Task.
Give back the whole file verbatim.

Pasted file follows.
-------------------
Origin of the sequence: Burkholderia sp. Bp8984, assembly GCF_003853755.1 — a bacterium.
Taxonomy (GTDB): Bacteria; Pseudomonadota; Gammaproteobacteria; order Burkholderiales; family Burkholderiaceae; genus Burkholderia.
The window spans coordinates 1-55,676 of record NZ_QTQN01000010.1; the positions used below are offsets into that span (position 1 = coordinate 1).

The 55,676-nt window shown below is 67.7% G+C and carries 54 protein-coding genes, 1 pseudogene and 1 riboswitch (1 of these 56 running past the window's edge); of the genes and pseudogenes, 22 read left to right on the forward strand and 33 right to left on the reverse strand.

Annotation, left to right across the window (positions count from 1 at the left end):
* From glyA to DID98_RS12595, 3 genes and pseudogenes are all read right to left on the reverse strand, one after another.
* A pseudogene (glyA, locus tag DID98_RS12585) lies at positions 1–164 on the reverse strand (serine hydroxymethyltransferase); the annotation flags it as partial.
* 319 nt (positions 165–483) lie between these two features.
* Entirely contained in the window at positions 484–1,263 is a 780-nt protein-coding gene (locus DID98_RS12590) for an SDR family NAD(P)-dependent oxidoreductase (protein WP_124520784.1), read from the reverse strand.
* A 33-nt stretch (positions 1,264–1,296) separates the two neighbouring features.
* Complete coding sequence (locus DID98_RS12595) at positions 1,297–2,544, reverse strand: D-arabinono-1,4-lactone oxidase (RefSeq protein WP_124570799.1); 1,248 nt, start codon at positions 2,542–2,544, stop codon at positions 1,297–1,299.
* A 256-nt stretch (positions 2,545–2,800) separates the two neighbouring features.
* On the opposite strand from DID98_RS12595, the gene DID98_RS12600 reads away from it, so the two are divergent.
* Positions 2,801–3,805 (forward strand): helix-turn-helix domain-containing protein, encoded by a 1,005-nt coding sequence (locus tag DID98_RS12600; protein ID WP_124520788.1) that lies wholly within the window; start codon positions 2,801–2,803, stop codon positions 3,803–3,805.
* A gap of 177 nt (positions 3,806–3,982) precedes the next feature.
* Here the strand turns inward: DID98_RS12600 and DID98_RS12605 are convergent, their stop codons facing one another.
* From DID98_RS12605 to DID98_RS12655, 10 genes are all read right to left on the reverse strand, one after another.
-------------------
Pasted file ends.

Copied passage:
Origin of the sequence: Burkholderia sp. Bp8984, assembly GCF_003853755.1 — a bacterium.
Taxonomy (GTDB): Bacteria; Pseudomonadota; Gammaproteobacteria; order Burkholderiales; family Burkholderiaceae; genus Burkholderia.
The window spans coordinates 1-55,676 of record NZ_QTQN01000010.1; the positions used below are offsets into that span (position 1 = coordinate 1).

The 55,676-nt window shown below is 67.7% G+C and carries 54 protein-coding genes, 1 pseudogene and 1 riboswitch (1 of these 56 running past the window's edge); of the genes and pseudogenes, 22 read left to right on the forward strand and 33 right to left on the reverse strand.

Annotation, left to right across the window (positions count from 1 at the left end):
* From glyA to DID98_RS12595, 3 genes and pseudogenes are all read right to left on the reverse strand, one after another.
* A pseudogene (glyA, locus tag DID98_RS12585) lies at positions 1–164 on the reverse strand (serine hydroxymethyltransferase); the annotation flags it as partial.
* 319 nt (positions 165–483) lie between these two features.
* Entirely contained in the window at positions 484–1,263 is a 780-nt protein-coding gene (locus DID98_RS12590) for an SDR family NAD(P)-dependent oxidoreductase (protein WP_124520784.1), read from the reverse strand.
* A 33-nt stretch (positions 1,264–1,296) separates the two neighbouring features.
* Complete coding sequence (locus DID98_RS12595) at positions 1,297–2,544, reverse strand: D-arabinono-1,4-lactone oxidase (RefSeq protein WP_124570799.1); 1,248 nt, start codon at positions 2,542–2,544, stop codon at positions 1,297–1,299.
* A 256-nt stretch (positions 2,545–2,800) separates the two neighbouring features.
* On the opposite strand from DID98_RS12595, the gene DID98_RS12600 reads away from it, so the two are divergent.
* Positions 2,801–3,805 (forward strand): helix-turn-helix domain-containing protein, encoded by a 1,005-nt coding sequence (locus tag DID98_RS12600; protein ID WP_124520788.1) that lies wholly within the window; start codon positions 2,801–2,803, stop codon positions 3,803–3,805.
* A gap of 177 nt (positions 3,806–3,982) precedes the next feature.
* Here the strand turns inward: DID98_RS12600 and DID98_RS12605 are convergent, their stop codons facing one another.
* From DID98_RS12605 to DID98_RS12655, 10 genes are all read right to left on the reverse strand, one after another.